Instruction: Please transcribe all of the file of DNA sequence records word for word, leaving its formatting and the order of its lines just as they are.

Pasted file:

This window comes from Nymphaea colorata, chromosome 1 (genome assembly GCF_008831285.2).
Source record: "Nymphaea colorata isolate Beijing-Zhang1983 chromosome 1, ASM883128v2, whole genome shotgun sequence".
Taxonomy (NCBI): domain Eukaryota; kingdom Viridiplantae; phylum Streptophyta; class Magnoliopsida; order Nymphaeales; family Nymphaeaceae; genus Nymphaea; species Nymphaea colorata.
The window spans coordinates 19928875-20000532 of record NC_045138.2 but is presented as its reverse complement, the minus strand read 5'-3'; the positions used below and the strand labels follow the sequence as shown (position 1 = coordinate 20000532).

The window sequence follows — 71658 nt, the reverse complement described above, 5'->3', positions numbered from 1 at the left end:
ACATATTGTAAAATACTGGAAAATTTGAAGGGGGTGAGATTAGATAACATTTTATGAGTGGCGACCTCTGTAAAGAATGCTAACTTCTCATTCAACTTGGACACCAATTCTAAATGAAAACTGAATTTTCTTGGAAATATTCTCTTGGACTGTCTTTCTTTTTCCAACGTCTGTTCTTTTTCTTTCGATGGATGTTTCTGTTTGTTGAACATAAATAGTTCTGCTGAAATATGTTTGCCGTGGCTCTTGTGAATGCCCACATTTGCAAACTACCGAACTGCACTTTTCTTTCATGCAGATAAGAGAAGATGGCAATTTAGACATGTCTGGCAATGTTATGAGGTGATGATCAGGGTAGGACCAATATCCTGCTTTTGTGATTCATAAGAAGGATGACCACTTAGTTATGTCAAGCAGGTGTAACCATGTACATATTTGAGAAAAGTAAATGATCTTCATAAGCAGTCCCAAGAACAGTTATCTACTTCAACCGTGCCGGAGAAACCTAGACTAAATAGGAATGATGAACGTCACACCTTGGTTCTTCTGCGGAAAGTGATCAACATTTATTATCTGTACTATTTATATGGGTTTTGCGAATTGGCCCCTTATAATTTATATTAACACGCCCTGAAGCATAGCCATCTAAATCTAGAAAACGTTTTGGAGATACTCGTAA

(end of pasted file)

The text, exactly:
This window comes from Nymphaea colorata, chromosome 1 (genome assembly GCF_008831285.2).
Source record: "Nymphaea colorata isolate Beijing-Zhang1983 chromosome 1, ASM883128v2, whole genome shotgun sequence".
Taxonomy (NCBI): domain Eukaryota; kingdom Viridiplantae; phylum Streptophyta; class Magnoliopsida; order Nymphaeales; family Nymphaeaceae; genus Nymphaea; species Nymphaea colorata.
The window spans coordinates 19928875-20000532 of record NC_045138.2 but is presented as its reverse complement, the minus strand read 5'-3'; the positions used below and the strand labels follow the sequence as shown (position 1 = coordinate 20000532).

The window sequence follows — 71658 nt, the reverse complement described above, 5'->3', positions numbered from 1 at the left end:
ACATATTGTAAAATACTGGAAAATTTGAAGGGGGTGAGATTAGATAACATTTTATGAGTGGCGACCTCTGTAAAGAATGCTAACTTCTCATTCAACTTGGACACCAATTCTAAATGAAAACTGAATTTTCTTGGAAATATTCTCTTGGACTGTCTTTCTTTTTCCAACGTCTGTTCTTTTTCTTTCGATGGATGTTTCTGTTTGTTGAACATAAATAGTTCTGCTGAAATATGTTTGCCGTGGCTCTTGTGAATGCCCACATTTGCAAACTACCGAACTGCACTTTTCTTTCATGCAGATAAGAGAAGATGGCAATTTAGACATGTCTGGCAATGTTATGAGGTGATGATCAGGGTAGGACCAATATCCTGCTTTTGTGATTCATAAGAAGGATGACCACTTAGTTATGTCAAGCAGGTGTAACCATGTACATATTTGAGAAAAGTAAATGATCTTCATAAGCAGTCCCAAGAACAGTTATCTACTTCAACCGTGCCGGAGAAACCTAGACTAAATAGGAATGATGAACGTCACACCTTGGTTCTTCTGCGGAAAGTGATCAACATTTATTATCTGTACTATTTATATGGGTTTTGCGAATTGGCCCCTTATAATTTATATTAACACGCCCTGAAGCATAGCCATCTAAATCTAGAAAACGTTTTGGAGATACTCGTAA